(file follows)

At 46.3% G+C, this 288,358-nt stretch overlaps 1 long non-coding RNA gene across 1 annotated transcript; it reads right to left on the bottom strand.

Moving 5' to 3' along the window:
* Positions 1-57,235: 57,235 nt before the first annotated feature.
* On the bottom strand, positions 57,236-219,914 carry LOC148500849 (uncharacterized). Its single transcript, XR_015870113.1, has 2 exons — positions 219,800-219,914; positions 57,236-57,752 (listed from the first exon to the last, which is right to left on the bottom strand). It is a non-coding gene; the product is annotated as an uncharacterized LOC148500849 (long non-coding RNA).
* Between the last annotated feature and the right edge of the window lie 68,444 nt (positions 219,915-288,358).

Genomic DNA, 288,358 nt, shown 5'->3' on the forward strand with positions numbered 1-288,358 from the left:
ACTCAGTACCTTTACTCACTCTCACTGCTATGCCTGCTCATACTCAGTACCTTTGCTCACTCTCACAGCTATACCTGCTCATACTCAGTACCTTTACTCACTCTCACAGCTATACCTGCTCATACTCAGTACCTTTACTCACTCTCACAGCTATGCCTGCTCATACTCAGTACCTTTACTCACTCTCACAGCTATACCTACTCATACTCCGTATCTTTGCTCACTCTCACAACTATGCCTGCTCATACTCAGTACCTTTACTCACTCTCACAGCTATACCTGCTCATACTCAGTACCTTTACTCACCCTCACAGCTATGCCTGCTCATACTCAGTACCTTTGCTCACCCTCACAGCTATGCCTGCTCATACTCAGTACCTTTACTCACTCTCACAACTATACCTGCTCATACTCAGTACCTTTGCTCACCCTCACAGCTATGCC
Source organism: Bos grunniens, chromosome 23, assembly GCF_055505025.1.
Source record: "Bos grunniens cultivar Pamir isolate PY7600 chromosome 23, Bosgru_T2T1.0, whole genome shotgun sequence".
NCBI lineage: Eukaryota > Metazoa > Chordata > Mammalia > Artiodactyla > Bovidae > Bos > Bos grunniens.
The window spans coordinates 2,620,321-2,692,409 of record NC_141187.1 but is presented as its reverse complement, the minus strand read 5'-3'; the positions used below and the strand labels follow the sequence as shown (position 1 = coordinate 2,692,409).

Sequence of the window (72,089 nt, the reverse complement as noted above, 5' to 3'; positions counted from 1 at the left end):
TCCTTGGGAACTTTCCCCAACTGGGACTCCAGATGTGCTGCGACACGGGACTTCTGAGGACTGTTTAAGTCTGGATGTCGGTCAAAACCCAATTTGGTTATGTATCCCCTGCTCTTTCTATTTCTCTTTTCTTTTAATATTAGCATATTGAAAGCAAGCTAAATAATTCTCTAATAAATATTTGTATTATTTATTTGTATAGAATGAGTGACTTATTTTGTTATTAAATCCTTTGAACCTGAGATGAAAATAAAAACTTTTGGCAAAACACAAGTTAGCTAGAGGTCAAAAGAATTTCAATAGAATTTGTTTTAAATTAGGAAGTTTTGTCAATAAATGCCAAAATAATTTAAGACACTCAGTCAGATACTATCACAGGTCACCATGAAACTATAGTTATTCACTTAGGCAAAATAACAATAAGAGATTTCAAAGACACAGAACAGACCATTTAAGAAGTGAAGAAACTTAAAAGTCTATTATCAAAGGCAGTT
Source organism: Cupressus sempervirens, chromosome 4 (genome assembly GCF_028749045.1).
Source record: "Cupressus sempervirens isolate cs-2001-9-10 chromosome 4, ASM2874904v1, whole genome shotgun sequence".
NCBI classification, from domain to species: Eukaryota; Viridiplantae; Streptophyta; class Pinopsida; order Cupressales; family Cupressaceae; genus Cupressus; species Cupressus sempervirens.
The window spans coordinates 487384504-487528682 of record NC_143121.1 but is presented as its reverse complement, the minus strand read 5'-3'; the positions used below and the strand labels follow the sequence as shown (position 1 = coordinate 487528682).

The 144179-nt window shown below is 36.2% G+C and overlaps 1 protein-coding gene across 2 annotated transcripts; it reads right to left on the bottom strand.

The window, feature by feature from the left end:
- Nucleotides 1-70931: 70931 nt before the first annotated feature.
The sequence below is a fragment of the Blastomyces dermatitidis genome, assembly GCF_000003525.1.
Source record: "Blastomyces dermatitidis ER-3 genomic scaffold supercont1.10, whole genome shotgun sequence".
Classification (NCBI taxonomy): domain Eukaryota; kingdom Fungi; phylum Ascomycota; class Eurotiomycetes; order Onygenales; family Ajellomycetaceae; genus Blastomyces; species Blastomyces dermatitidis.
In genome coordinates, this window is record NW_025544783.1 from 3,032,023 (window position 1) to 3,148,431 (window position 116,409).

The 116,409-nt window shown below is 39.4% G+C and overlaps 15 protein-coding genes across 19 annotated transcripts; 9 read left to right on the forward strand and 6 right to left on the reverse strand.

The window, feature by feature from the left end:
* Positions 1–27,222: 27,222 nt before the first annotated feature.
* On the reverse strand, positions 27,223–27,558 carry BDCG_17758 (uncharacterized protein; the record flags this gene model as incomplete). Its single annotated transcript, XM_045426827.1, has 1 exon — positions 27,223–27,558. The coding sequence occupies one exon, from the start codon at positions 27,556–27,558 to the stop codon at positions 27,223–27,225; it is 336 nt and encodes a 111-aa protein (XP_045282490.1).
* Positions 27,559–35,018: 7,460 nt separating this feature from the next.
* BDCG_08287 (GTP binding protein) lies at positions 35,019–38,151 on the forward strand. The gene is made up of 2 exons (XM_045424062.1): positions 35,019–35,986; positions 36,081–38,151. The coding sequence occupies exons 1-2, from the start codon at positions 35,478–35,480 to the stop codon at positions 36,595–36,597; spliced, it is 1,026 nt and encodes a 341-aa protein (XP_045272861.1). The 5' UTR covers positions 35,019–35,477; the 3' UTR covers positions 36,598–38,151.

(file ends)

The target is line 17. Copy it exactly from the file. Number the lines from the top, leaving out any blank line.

The window spans coordinates 487384504-487528682 of record NC_143121.1 but is presented as its reverse complement, the minus strand read 5'-3'; the positions used below and the strand labels follow the sequence as shown (position 1 = coordinate 487528682).